Some of the best brands in retail were already undervalued before the COVID selloff due to the retail apocalypse narrative. When these companies fell another 30-50% during the pandemic, the buying opportunity simply became irresistible.
The one we bought from High Yield Investor is Hanesbrands (NYSE:HBI). Obviously, he owns Hanes, which sells underwear and other clothing. But it also owns several other brands like Champion that have much greater growth potential in the short term:
Hanes is a value brand and one of the market leaders in retail apparel. That’s why we think its earnings will continue to be reliable for years to come. It can use the cash flow from its more trusted products and brands to fund potential higher-growth businesses in the future.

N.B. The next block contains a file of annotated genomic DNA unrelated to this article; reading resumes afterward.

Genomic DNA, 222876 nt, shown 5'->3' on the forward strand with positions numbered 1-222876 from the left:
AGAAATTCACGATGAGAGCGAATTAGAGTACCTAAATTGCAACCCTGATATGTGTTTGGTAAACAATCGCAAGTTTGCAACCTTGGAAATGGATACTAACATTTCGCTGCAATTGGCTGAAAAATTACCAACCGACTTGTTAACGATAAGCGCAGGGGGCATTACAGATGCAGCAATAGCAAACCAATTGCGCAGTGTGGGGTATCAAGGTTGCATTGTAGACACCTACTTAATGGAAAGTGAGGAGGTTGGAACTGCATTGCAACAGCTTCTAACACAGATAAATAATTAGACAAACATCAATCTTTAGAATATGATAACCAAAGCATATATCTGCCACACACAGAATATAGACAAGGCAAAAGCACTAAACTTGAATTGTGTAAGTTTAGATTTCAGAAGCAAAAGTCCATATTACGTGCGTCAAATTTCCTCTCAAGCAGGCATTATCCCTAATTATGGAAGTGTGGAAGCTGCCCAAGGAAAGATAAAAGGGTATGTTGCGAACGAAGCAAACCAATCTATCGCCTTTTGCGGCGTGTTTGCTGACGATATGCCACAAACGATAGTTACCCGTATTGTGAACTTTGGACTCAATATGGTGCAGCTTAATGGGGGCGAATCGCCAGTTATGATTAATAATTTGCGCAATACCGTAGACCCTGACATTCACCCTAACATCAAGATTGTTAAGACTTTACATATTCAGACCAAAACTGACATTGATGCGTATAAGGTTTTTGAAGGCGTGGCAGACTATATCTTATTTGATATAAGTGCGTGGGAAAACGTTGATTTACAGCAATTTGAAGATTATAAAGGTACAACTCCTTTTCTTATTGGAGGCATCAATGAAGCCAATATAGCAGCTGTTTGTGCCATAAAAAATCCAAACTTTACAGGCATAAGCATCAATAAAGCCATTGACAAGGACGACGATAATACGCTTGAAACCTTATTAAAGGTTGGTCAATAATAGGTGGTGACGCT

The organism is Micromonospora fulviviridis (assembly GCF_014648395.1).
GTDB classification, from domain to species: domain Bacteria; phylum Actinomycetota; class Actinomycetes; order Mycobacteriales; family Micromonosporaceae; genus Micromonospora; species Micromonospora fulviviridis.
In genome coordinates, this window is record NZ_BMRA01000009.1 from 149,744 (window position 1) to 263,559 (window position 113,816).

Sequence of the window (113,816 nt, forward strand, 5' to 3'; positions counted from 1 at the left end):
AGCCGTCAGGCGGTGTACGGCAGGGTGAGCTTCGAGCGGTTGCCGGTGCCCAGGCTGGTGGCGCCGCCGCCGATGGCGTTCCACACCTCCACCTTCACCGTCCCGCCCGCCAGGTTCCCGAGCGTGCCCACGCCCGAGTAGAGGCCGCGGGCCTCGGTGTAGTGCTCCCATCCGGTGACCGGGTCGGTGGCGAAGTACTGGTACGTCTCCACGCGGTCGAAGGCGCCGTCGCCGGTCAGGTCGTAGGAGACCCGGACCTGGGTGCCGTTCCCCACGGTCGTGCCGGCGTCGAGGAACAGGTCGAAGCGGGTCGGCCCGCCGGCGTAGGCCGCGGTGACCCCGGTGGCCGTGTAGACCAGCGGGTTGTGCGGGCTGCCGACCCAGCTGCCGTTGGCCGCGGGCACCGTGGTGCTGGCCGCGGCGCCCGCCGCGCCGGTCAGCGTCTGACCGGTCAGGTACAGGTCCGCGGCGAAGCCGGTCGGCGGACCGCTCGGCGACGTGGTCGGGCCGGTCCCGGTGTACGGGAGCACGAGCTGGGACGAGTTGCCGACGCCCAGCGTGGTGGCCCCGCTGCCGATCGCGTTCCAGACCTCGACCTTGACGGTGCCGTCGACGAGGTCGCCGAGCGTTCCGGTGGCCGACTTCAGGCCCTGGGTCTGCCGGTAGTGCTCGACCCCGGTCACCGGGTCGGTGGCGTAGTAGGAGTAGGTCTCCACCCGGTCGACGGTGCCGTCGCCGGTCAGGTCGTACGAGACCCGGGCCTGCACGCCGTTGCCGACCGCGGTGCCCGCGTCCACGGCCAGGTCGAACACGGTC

Although the stock has more than doubled from its lows, we still believe it is trading below fair value by around 20%, and long-term investors are still getting a good entry here.
Retail real estate
For me, this remains the most exciting opportunity in the retail market. Many commercial real estate properties are still trading for pennies on the dollar as the public is extremely pessimistic when it comes to commercial real estate.
Instead of distinguishing the best commercial properties from the worst, the market has largely thrown the baby out with the bathwater and slashed nearly all retail-related REITs.